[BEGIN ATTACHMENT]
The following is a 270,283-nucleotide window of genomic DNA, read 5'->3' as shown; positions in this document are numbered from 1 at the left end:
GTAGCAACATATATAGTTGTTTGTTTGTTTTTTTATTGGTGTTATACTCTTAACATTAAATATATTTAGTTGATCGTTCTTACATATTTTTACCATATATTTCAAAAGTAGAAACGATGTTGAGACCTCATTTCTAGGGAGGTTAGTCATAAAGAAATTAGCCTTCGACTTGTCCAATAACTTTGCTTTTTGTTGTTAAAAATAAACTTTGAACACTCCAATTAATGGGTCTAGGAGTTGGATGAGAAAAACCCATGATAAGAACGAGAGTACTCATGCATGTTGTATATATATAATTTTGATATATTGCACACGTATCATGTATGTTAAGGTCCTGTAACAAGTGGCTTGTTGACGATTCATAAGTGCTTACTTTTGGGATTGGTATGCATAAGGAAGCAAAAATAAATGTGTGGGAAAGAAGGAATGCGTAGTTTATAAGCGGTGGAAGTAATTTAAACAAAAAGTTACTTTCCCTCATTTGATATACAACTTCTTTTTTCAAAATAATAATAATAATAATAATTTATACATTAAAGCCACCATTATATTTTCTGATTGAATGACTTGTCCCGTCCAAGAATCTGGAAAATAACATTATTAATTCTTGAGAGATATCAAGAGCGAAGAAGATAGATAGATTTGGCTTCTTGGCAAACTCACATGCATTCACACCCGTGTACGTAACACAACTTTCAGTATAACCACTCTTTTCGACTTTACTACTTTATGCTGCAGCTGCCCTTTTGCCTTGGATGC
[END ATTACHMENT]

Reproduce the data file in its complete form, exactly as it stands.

The following is a 270,283-nucleotide window of genomic DNA, read 5'->3' as shown; positions in this document are numbered from 1 at the left end:
GTAGCAACATATATAGTTGTTTGTTTGTTTTTTTATTGGTGTTATACTCTTAACATTAAATATATTTAGTTGATCGTTCTTACATATTTTTACCATATATTTCAAAAGTAGAAACGATGTTGAGACCTCATTTCTAGGGAGGTTAGTCATAAAGAAATTAGCCTTCGACTTGTCCAATAACTTTGCTTTTTGTTGTTAAAAATAAACTTTGAACACTCCAATTAATGGGTCTAGGAGTTGGATGAGAAAAACCCATGATAAGAACGAGAGTACTCATGCATGTTGTATATATATAATTTTGATATATTGCACACGTATCATGTATGTTAAGGTCCTGTAACAAGTGGCTTGTTGACGATTCATAAGTGCTTACTTTTGGGATTGGTATGCATAAGGAAGCAAAAATAAATGTGTGGGAAAGAAGGAATGCGTAGTTTATAAGCGGTGGAAGTAATTTAAACAAAAAGTTACTTTCCCTCATTTGATATACAACTTCTTTTTTCAAAATAATAATAATAATAATAATTTATACATTAAAGCCACCATTATATTTTCTGATTGAATGACTTGTCCCGTCCAAGAATCTGGAAAATAACATTATTAATTCTTGAGAGATATCAAGAGCGAAGAAGATAGATAGATTTGGCTTCTTGGCAAACTCACATGCATTCACACCCGTGTACGTAACACAACTTTCAGTATAACCACTCTTTTCGACTTTACTACTTTATGCTGCAGCTGCCCTTTTGCCTTGGATGC